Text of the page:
With Wyoming's 62nd legislative session starting Tuesday, one big issue facing lawmakers is the state's budget. There are a lot of ideas on how to raise revenues. One gaining momentum is a fuel tax increase.
It's that time of year again. The state capitol is buzzing with politicians, all gearing up for 40 days of early mornings, long days, and likely some heated debates.
New House Speaker Thomas Lubnau (R-Campbell County) says the most important issue they face is the state's budget. "We've seen declining mineral revenues, declining coal revenues" he points out.
There are a lot of ideas on how to boost revenues. One that's gaining momentum is a $.10 fuel tax increase.
Erin Taylor of the Wyoming Tax Payers Association says close to 15 groups back the idea. "It's really grown to have some diverging interests" she says.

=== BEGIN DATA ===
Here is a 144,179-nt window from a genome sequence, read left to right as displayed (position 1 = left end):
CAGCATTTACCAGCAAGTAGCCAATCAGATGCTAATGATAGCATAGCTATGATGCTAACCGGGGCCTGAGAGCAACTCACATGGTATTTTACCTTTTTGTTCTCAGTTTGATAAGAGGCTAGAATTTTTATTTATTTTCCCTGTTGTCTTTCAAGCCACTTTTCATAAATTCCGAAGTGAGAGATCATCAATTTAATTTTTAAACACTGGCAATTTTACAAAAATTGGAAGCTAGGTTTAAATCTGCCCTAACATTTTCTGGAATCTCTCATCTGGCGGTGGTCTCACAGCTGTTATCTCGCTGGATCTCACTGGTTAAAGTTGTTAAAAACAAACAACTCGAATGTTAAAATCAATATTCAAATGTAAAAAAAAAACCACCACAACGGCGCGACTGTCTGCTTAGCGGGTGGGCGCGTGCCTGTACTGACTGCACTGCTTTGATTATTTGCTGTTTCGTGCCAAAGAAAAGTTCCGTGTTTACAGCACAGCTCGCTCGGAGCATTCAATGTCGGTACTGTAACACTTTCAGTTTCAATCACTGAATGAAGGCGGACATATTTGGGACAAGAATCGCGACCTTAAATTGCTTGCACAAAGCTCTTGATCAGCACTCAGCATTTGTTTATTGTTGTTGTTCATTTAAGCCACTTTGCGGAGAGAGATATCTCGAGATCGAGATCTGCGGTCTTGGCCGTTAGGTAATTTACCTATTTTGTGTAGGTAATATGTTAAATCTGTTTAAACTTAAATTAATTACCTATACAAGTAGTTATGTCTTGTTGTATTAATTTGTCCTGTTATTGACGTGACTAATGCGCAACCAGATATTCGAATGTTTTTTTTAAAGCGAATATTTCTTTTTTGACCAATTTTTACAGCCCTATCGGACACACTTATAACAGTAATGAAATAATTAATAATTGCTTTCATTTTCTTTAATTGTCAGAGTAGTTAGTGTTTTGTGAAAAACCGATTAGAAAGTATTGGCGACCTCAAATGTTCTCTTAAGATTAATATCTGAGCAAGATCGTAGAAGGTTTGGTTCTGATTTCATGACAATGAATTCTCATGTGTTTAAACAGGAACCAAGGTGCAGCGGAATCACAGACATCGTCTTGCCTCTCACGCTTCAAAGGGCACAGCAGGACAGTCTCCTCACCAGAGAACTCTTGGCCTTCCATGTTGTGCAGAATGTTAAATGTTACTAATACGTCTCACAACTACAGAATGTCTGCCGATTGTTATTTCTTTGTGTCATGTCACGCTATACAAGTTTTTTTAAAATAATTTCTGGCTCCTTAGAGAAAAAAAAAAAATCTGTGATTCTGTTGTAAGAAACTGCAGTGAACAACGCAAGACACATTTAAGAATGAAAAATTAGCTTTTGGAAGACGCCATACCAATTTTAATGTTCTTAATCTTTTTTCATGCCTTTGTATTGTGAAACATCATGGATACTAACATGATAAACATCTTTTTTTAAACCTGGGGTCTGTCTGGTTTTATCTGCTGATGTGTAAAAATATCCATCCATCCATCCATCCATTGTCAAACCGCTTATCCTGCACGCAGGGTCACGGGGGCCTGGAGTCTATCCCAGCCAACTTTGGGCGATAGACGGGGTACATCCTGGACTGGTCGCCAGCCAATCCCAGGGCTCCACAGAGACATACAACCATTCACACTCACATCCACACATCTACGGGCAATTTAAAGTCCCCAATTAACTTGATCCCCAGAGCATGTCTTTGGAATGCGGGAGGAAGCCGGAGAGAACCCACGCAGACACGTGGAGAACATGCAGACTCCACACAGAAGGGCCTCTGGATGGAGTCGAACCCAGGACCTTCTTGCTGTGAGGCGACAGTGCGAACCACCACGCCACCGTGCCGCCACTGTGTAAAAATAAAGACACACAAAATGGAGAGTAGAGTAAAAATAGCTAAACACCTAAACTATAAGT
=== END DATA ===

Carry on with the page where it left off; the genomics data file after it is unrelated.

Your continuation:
One group that doesn't support the fuel tax is the Wyoming Liberty Group. It says the government needs to focus on its spending not its revenues. "The government has a spending problem, not a revenue problem" says the group's Maureen Bader.
"Its spending doubled in the last ten years and still it hasn't created long term funding for roads. This means the government's problem is systemic. They can't prioritize spending."
They're going to have to within the next 40 days. "It requires some hard decisions, but at the end of the day, the budget has to balance" says Lubnau.
Whether or not that means passing a fuel tax increase has yet to be seen.
Note: If passed, the fuel tax would raise the tax from $.14 to $24.